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Title: Cellular carriers of viral vectors for turmour selective targeting of cancer gene therapy
Author: Naik, Jay Dolatrai
ISNI:       0000 0004 2674 8498
Awarding Body: University of Leeds
Current Institution: University of Leeds
Date of Award: 2009
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Cancer gene therapy holds promise for patients, yet key issues involving the delivery of vector and achieving tumour selective cytotoxicity, has limited progress over recent years. In this thesis a combination of cell-based carriers, viral vectors and tumour selective promoters are assessed to tackle these two important issues directly. Initially two retroviral systems were considered: intracellular carriage of a rapamycin-inducible retrovirus and extracellular carriage ('hitchhiking') of a self-inactivating (SIN) retroviral vector. Both systems controlled transgene expression using the tumour selective human telomerase reverse transcriptase and telomerase RNA promoters (hTERTp & hTRp). Direct transduction of target cells with SIN marker virus, expressing enhanced Green Fluorescent Protein (eGFP) under the internal control of human telomerase reverse transcriptase promoter (hTERTp) demonstrated similar activity to a positive control virus, with some evidence of telomerase selectivity. Hitchhiking of the same SIN marker vectors also mediated eGFP expression in target cells. In contrast the therapeutic SIN vectors containing suicide transgenes did not achieve a reliable direct telomeraseltumour selective cytotoxic effect, with no discernible toxicity seen with hitchhiked vector. The rapamycin-inducible vectors in contrast to the SIN vectors only demonstrated retroviral genome expression following single cell cloning of a positive-control producer cell line. The retrovirus from this producer successfully mediated low-level target cell eGFP expression, however the data did not support development of therapeutic vectors in,corporating either telomerase promoter. Incorporating oncolytic viruses into the system allowed in vitro therapy. An eGFP expressing oncolytic vesicular stomatitis virus (VSV) and wild-type reovirus, showed direct cytotoxicity against a range of target cell lines. T-cell and non-T-cell peripheral blood mononuclear cell (PBMC) fractions were resistant to both viruses indicating their suitability as oncolytic viral carriers. Finally VSV was successfully hitchhiked on donor T-Iymphocytes leading to the release of VSV .and widespread replication within the malignant Molt-4 cell line.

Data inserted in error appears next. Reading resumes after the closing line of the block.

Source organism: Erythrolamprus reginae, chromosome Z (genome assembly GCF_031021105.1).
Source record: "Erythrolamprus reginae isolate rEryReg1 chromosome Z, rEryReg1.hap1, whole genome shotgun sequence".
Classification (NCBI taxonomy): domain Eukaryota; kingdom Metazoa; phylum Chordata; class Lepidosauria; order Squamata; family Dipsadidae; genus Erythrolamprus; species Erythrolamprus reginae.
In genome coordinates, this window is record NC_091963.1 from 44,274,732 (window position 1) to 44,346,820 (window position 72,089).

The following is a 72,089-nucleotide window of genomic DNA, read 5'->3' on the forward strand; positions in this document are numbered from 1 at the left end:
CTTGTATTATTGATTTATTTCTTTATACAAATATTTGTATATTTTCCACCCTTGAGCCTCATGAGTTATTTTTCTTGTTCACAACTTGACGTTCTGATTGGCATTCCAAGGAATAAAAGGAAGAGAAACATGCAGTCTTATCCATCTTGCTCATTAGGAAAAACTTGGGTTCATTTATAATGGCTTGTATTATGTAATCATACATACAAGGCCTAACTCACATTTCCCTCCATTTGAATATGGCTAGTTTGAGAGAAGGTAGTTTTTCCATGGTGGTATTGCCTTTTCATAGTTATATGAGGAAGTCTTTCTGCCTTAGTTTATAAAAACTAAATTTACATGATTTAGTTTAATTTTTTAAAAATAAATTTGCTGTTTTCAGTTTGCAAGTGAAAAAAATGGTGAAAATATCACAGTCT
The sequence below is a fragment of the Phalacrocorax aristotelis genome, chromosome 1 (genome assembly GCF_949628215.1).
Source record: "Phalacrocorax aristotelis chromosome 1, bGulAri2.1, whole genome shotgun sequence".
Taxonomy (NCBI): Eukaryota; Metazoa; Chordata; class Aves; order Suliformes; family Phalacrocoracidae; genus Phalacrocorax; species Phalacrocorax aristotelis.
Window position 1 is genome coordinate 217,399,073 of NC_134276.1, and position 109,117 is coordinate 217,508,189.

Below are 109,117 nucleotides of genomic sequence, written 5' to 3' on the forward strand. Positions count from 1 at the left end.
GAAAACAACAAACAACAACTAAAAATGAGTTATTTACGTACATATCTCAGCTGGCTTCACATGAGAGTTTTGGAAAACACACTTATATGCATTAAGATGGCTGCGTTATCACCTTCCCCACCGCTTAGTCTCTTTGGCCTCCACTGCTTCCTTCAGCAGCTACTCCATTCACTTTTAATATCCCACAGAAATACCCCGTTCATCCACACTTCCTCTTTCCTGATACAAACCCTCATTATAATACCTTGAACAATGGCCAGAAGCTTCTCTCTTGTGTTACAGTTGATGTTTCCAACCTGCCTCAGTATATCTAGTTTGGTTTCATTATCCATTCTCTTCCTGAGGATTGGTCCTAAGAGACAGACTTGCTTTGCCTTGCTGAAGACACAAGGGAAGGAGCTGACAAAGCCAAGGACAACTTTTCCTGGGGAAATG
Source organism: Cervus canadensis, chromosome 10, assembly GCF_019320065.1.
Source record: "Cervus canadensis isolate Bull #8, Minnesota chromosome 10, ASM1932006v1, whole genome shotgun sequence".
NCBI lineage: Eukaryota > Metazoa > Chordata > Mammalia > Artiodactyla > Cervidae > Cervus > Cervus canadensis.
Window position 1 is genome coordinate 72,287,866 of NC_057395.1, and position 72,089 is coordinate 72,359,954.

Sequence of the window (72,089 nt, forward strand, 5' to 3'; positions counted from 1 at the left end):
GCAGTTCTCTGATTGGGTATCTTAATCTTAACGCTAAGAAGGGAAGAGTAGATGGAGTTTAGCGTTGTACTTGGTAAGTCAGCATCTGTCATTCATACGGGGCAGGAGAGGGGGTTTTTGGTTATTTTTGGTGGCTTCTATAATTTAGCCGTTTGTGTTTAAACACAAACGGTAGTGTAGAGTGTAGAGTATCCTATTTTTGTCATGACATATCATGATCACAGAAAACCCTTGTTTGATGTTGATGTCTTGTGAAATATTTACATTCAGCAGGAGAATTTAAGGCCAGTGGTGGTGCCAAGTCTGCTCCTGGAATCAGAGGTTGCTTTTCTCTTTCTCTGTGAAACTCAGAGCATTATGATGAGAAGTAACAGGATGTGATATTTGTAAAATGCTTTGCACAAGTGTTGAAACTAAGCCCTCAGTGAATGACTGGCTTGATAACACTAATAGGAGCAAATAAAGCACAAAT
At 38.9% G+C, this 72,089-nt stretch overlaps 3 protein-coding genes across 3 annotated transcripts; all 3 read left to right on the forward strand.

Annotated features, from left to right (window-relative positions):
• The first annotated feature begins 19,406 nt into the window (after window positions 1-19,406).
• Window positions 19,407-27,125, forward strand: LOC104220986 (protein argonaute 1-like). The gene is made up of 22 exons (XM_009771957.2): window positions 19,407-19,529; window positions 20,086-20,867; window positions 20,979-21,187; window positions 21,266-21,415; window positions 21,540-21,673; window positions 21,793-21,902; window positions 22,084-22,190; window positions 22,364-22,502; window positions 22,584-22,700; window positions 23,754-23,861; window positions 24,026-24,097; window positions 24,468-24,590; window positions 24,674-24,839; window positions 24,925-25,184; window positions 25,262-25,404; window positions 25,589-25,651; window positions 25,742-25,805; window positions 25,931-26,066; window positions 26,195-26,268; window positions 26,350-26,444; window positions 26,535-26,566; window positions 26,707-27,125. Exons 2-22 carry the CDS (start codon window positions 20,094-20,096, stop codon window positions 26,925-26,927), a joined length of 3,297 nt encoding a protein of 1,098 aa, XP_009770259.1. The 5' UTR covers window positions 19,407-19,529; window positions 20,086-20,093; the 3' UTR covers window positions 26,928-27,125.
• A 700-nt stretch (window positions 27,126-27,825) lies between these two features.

Supervisor: Not available Sponsor: Not available
Qualification Name: Thesis (Ph.D.) Qualification Level: Doctoral
EThOS ID:  DOI: Not available